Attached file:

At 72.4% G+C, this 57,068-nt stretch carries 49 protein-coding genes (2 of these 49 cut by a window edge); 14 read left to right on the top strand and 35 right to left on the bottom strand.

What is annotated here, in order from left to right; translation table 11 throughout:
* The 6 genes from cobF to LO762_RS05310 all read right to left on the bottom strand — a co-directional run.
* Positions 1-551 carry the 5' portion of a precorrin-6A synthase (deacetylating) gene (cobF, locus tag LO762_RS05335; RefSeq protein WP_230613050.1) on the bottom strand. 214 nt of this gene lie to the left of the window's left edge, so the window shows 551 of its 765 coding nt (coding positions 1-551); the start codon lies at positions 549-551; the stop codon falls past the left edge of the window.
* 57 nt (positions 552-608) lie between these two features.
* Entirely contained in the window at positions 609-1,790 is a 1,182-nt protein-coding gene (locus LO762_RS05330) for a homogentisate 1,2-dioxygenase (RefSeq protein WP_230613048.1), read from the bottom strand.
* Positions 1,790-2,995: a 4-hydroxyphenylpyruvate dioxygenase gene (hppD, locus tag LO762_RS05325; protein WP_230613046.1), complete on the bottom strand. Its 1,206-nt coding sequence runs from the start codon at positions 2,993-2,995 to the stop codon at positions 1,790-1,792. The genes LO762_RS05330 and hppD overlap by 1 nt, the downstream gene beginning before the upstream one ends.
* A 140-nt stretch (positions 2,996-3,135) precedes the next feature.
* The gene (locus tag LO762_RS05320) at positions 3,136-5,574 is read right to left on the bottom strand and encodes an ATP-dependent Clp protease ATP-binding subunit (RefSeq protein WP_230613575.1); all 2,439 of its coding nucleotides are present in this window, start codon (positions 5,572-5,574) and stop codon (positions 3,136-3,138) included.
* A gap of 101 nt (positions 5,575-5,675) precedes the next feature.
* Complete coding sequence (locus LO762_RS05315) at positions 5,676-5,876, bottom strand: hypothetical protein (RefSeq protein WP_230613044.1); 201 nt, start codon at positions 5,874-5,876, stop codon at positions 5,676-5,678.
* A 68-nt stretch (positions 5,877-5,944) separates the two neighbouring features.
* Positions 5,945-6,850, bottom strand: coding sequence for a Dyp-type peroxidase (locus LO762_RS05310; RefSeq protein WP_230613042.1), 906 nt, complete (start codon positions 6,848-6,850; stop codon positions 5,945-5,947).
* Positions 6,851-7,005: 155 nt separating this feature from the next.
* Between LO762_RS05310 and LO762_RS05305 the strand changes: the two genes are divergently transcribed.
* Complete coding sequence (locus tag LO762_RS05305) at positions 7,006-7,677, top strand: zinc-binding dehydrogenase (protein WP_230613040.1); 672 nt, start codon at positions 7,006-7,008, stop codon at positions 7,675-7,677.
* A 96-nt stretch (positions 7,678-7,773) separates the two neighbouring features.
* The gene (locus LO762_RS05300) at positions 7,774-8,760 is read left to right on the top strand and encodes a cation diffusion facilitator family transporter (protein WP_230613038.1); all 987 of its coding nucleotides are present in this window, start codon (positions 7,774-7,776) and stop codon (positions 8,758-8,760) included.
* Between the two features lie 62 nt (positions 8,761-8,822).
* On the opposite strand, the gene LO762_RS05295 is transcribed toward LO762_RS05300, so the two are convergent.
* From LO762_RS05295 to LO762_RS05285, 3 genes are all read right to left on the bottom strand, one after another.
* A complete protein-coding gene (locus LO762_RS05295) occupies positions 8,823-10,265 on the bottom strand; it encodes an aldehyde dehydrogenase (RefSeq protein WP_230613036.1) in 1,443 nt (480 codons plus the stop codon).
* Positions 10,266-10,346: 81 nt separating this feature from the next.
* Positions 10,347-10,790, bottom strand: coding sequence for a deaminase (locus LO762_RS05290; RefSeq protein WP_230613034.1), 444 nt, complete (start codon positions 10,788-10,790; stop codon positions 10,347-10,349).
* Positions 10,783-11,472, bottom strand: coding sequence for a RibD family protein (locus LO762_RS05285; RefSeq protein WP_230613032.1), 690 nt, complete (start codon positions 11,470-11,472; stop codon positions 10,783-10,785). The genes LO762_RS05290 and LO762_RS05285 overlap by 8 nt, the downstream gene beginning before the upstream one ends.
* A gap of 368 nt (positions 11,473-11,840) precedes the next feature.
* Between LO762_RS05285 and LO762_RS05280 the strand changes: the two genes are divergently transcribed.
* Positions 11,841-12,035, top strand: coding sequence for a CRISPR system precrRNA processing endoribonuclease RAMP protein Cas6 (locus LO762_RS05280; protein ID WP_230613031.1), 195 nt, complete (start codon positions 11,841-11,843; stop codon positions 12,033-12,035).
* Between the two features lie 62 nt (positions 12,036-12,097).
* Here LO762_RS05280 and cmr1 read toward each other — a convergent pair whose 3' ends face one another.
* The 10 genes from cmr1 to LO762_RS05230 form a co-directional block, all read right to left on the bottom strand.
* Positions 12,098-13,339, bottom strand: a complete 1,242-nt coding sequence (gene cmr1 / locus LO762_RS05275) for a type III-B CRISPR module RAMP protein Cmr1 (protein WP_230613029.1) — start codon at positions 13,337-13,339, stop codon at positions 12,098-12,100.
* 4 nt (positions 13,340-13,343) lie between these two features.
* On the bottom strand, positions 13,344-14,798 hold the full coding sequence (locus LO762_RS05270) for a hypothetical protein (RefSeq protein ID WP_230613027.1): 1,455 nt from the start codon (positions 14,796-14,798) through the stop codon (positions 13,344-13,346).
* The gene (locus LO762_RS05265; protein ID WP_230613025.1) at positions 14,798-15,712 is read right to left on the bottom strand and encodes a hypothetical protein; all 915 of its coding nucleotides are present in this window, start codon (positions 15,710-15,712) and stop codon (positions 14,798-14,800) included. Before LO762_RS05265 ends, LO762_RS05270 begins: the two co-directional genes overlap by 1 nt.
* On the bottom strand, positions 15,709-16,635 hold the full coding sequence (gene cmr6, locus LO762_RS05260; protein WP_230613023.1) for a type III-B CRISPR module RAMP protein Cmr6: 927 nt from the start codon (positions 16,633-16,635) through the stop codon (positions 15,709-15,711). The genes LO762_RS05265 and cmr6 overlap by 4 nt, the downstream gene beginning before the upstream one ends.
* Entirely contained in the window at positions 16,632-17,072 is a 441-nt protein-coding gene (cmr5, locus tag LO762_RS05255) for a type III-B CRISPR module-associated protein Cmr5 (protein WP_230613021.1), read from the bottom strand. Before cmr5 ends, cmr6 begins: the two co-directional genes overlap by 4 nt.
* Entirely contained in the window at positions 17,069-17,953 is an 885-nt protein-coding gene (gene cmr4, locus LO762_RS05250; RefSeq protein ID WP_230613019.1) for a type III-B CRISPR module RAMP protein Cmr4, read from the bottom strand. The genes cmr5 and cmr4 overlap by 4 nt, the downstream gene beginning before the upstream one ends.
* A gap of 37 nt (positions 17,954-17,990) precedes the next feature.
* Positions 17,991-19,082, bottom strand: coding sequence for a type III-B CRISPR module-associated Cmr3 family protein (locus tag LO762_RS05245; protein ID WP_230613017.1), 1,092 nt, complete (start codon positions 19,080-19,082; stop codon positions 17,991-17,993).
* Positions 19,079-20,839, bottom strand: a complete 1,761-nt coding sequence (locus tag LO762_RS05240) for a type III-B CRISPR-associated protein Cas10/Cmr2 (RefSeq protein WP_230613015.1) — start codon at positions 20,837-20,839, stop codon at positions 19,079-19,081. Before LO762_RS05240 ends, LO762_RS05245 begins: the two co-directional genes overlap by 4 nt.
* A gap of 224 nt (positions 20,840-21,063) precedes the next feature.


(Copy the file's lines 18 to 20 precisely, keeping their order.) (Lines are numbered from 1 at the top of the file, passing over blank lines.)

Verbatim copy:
* The gene (locus LO762_RS05300) at positions 7,774-8,760 is read left to right on the top strand and encodes a cation diffusion facilitator family transporter (protein WP_230613038.1); all 987 of its coding nucleotides are present in this window, start codon (positions 7,774-7,776) and stop codon (positions 8,758-8,760) included.
* Between the two features lie 62 nt (positions 8,761-8,822).
* On the opposite strand, the gene LO762_RS05295 is transcribed toward LO762_RS05300, so the two are convergent.